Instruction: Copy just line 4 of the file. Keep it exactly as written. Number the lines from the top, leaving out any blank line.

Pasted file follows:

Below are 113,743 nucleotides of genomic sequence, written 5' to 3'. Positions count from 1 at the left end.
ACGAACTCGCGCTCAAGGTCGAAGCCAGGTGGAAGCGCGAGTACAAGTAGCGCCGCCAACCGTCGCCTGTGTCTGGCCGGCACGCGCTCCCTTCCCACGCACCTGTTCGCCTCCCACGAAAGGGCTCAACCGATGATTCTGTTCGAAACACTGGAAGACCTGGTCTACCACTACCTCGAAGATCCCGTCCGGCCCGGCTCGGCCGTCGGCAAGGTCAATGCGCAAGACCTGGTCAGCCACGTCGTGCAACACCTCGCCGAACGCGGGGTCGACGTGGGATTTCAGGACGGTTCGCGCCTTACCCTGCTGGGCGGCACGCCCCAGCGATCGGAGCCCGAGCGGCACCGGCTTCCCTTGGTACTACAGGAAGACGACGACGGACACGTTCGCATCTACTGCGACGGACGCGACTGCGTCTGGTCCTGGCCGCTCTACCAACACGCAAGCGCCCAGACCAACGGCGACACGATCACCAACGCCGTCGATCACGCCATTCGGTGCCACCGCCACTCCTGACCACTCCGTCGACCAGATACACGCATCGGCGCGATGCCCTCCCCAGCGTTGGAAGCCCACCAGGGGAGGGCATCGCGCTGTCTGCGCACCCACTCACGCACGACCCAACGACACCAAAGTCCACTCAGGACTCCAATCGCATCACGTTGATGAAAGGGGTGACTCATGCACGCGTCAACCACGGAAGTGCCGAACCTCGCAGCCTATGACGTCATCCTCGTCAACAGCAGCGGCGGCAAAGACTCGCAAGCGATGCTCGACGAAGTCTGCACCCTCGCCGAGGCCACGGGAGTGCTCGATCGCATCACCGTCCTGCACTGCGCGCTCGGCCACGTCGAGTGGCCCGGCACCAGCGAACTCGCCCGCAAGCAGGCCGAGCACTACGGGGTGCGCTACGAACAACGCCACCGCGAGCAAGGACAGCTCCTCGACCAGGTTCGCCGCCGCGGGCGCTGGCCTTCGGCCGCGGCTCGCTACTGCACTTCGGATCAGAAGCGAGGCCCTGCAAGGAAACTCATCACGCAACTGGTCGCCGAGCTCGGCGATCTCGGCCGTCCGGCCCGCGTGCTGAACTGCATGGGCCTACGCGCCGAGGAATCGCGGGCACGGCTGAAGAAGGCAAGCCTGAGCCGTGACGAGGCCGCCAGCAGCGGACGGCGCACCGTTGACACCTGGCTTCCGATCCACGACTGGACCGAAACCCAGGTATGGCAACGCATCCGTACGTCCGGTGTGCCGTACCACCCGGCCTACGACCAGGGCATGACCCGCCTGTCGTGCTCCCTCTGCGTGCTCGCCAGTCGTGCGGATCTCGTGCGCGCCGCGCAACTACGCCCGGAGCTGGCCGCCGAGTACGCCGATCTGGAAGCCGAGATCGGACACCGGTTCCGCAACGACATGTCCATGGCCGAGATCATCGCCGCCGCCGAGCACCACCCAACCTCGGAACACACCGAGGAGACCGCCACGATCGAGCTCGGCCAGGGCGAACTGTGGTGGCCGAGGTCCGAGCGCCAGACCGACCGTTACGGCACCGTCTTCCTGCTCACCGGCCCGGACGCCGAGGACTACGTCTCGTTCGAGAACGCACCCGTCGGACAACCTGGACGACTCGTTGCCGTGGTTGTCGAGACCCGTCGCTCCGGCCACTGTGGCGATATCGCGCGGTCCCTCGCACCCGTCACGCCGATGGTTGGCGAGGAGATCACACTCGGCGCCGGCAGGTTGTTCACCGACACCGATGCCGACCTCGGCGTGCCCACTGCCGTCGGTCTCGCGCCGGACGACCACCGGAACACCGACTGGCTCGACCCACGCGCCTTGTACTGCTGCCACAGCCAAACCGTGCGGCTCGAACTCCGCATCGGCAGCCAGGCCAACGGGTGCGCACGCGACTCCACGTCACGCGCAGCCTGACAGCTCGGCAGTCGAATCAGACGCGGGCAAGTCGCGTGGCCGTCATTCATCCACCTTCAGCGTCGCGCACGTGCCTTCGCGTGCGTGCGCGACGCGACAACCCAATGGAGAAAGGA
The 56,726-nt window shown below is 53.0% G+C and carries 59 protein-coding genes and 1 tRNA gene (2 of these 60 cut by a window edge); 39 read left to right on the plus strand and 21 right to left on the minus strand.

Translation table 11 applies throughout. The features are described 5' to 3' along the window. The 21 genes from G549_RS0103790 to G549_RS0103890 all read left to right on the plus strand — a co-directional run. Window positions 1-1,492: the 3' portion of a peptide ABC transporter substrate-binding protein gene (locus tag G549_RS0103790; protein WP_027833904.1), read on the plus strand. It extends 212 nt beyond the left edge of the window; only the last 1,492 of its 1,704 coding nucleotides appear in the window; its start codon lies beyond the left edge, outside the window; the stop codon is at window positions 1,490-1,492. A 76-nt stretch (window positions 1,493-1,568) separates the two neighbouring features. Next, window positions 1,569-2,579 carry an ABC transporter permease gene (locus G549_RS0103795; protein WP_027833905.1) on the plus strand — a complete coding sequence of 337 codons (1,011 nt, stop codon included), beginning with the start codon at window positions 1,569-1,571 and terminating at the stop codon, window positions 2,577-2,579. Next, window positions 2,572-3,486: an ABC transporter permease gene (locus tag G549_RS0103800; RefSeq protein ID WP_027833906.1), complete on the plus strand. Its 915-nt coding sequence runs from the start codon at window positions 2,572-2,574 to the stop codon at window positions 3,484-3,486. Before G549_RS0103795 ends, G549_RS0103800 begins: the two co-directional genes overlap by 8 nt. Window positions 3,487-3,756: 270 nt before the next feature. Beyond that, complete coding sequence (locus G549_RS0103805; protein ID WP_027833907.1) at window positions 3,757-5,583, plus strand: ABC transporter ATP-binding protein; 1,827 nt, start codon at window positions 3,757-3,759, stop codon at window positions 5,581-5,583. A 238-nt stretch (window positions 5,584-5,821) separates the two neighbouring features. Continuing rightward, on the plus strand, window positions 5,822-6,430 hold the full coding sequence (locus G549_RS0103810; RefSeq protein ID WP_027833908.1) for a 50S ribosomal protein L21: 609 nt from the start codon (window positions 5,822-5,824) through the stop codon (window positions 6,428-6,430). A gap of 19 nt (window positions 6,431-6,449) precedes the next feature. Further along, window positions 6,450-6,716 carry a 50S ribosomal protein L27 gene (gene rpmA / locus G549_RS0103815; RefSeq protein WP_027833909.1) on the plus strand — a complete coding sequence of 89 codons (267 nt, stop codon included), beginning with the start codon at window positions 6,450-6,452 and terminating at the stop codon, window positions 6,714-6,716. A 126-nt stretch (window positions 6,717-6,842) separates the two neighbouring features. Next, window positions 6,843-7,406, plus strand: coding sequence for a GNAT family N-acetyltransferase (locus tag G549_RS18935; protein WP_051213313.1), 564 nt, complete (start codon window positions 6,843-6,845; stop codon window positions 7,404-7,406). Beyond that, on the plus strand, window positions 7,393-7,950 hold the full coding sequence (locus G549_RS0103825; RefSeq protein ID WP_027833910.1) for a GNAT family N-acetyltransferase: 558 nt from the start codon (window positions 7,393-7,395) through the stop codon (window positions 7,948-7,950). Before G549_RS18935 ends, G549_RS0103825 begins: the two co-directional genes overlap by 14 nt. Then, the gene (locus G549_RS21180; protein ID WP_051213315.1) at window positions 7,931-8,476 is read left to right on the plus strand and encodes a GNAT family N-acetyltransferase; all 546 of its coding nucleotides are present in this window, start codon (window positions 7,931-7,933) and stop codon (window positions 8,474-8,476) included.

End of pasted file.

Translation table 11 applies throughout. The features are described 5' to 3' along the window. The 21 genes from G549_RS0103790 to G549_RS0103890 all read left to right on the plus strand — a co-directional run. Window positions 1-1,492: the 3' portion of a peptide ABC transporter substrate-binding protein gene (locus tag G549_RS0103790; protein WP_027833904.1), read on the plus strand. It extends 212 nt beyond the left edge of the window; only the last 1,492 of its 1,704 coding nucleotides appear in the window; its start codon lies beyond the left edge, outside the window; the stop codon is at window positions 1,490-1,492. A 76-nt stretch (window positions 1,493-1,568) separates the two neighbouring features. Next, window positions 1,569-2,579 carry an ABC transporter permease gene (locus G549_RS0103795; protein WP_027833905.1) on the plus strand — a complete coding sequence of 337 codons (1,011 nt, stop codon included), beginning with the start codon at window positions 1,569-1,571 and terminating at the stop codon, window positions 2,577-2,579. Next, window positions 2,572-3,486: an ABC transporter permease gene (locus tag G549_RS0103800; RefSeq protein ID WP_027833906.1), complete on the plus strand. Its 915-nt coding sequence runs from the start codon at window positions 2,572-2,574 to the stop codon at window positions 3,484-3,486. Before G549_RS0103795 ends, G549_RS0103800 begins: the two co-directional genes overlap by 8 nt. Window positions 3,487-3,756: 270 nt before the next feature. Beyond that, complete coding sequence (locus G549_RS0103805; protein ID WP_027833907.1) at window positions 3,757-5,583, plus strand: ABC transporter ATP-binding protein; 1,827 nt, start codon at window positions 3,757-3,759, stop codon at window positions 5,581-5,583. A 238-nt stretch (window positions 5,584-5,821) separates the two neighbouring features. Continuing rightward, on the plus strand, window positions 5,822-6,430 hold the full coding sequence (locus G549_RS0103810; RefSeq protein ID WP_027833908.1) for a 50S ribosomal protein L21: 609 nt from the start codon (window positions 5,822-5,824) through the stop codon (window positions 6,428-6,430). A gap of 19 nt (window positions 6,431-6,449) precedes the next feature. Further along, window positions 6,450-6,716 carry a 50S ribosomal protein L27 gene (gene rpmA / locus G549_RS0103815; RefSeq protein WP_027833909.1) on the plus strand — a complete coding sequence of 89 codons (267 nt, stop codon included), beginning with the start codon at window positions 6,450-6,452 and terminating at the stop codon, window positions 6,714-6,716. A 126-nt stretch (window positions 6,717-6,842) separates the two neighbouring features. Next, window positions 6,843-7,406, plus strand: coding sequence for a GNAT family N-acetyltransferase (locus tag G549_RS18935; protein WP_051213313.1), 564 nt, complete (start codon window positions 6,843-6,845; stop codon window positions 7,404-7,406). Beyond that, on the plus strand, window positions 7,393-7,950 hold the full coding sequence (locus G549_RS0103825; RefSeq protein ID WP_027833910.1) for a GNAT family N-acetyltransferase: 558 nt from the start codon (window positions 7,393-7,395) through the stop codon (window positions 7,948-7,950). Before G549_RS18935 ends, G549_RS0103825 begins: the two co-directional genes overlap by 14 nt. Then, the gene (locus G549_RS21180; protein ID WP_051213315.1) at window positions 7,931-8,476 is read left to right on the plus strand and encodes a GNAT family N-acetyltransferase; all 546 of its coding nucleotides are present in this window, start codon (window positions 7,931-7,933) and stop codon (window positions 8,474-8,476) included.